Forms of Our Life: Wittgenstein and the Later Heidegger
Article first published online: 3 AUG 2009
© 2009 Blackwell Publishing Ltd.
Volume 33, Issue 3, pages 245–265, July 2010
How to Cite
Weston, M. (2010), Forms of Our Life: Wittgenstein and the Later Heidegger. Philosophical Investigations, 33: 245–265. doi: 10.1111/j.1467-9205.2009.01384.x
- Issue published online: 10 JUN 2010
- Article first published online: 3 AUG 2009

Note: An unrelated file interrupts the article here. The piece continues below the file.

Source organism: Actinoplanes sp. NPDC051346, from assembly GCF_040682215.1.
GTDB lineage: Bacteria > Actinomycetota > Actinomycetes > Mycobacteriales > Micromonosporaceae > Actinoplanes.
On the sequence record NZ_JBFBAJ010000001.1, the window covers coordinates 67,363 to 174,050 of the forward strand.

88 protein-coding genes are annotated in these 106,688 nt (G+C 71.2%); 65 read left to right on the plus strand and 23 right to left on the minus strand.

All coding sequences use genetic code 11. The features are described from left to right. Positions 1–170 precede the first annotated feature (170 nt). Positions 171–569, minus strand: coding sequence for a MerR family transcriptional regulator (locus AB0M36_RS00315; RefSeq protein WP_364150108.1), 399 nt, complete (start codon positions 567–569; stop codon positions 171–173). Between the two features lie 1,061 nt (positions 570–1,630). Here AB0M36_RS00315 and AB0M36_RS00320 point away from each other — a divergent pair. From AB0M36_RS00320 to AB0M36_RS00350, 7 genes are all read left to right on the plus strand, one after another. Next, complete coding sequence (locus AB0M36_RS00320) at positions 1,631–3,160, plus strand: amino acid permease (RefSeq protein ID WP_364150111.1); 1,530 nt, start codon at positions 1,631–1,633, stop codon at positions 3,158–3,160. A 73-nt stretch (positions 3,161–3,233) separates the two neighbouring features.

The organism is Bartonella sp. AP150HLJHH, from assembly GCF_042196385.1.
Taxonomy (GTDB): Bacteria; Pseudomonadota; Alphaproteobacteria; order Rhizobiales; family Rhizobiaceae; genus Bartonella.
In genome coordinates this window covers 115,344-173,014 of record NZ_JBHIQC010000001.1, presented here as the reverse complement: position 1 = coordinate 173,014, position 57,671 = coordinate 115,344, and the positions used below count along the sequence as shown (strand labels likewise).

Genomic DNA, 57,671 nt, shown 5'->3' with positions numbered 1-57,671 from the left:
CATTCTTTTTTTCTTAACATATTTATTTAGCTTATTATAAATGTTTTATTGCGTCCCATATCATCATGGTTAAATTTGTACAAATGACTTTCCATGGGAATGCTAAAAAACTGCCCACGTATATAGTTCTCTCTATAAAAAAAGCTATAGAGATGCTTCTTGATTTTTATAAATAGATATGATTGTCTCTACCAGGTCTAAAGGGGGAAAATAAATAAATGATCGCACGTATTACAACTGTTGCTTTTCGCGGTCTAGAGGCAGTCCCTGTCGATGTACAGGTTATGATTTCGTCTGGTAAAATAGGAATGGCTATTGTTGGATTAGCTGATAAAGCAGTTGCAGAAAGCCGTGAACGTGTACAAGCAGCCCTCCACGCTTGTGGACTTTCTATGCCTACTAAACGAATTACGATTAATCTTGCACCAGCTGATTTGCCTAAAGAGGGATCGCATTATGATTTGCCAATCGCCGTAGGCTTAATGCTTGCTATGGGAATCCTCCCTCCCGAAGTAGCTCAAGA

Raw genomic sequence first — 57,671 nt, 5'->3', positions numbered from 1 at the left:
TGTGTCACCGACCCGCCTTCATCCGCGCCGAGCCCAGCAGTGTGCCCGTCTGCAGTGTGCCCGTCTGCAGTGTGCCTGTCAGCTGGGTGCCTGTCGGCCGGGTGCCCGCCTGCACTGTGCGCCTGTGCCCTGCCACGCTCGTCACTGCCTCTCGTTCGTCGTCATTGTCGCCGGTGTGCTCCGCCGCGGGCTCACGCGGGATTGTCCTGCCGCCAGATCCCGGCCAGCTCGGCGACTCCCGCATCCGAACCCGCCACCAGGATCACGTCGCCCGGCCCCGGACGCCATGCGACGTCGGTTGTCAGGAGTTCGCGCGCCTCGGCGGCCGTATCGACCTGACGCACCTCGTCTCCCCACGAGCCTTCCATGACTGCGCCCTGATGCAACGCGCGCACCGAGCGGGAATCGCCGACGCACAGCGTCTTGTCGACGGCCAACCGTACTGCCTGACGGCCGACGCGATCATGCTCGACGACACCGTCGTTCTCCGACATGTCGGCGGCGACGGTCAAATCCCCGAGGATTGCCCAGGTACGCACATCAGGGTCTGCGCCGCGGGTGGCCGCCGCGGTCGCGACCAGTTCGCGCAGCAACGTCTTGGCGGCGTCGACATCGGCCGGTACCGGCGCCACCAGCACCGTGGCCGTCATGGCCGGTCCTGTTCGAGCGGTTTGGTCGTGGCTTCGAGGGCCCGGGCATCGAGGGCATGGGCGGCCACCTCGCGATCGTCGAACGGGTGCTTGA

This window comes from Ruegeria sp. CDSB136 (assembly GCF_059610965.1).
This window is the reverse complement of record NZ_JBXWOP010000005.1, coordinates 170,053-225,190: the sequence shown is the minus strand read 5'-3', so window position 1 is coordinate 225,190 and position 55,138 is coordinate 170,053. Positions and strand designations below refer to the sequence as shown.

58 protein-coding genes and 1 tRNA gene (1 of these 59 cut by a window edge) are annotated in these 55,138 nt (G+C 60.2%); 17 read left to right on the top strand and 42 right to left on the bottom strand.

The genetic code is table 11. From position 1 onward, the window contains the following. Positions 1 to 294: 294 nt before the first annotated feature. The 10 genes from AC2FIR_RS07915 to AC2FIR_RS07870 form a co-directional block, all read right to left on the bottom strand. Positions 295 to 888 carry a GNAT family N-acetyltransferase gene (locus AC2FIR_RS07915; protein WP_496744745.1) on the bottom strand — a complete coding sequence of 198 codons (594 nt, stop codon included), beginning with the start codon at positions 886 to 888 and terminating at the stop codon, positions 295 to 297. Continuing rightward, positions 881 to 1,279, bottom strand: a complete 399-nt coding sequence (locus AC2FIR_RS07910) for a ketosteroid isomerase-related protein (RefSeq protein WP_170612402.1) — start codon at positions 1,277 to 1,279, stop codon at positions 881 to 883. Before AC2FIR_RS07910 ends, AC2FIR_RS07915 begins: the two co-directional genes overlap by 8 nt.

The paper argues that an internal debate within Wittgensteinian philosophy leads to issues associated rather with the later philosophy of Martin Heidegger. Rush Rhees's identification of the limitations of the notion of a “language game” to illuminate the relation between language and reality leads to his discussion of what is involved in the “reality” of language: “anything that is said has sense-if living has sense, not otherwise.” But what is it for living to have sense? Peter Winch provides an interpretation and application of Rhees's argument in his discussion of the “reality” of Zande witchcraft and magic in “Understanding a Primitive Society”. There he argues that such sense is provided by a language game concerned with the ineradicable contingency of human life, such as (he claims) Zande witchcraft to be. I argue, however, that Winch's account fails to answer the question why Zande witchcraft can find no application within our lives. I suggest that answering this requires us to raise the question of why Zande witchcraft “fits” with their other practices but cannot with ours, a question of “sense” which cannot be answered by reference to another language game. I use Joseph Epes Brown's account of Native American cultures (in Epes Brown 2001) as an exemplification of a form of coherence that constitutes what we may call a “world”. I then discuss what is involved in this, relating this coherence to a relation to the temporal, which provides an internal connection between the senses of the “real” embodied in the different linguistic practices of these cultures. I relate this to the later Heidegger's account of the “History of Being”, of the historical worlds of Western culture and increasingly of the planet. I conclude with an indication of concerns and issues this approach raises, ones characteristic of “Continental” rather than Wittgensteinian philosophy.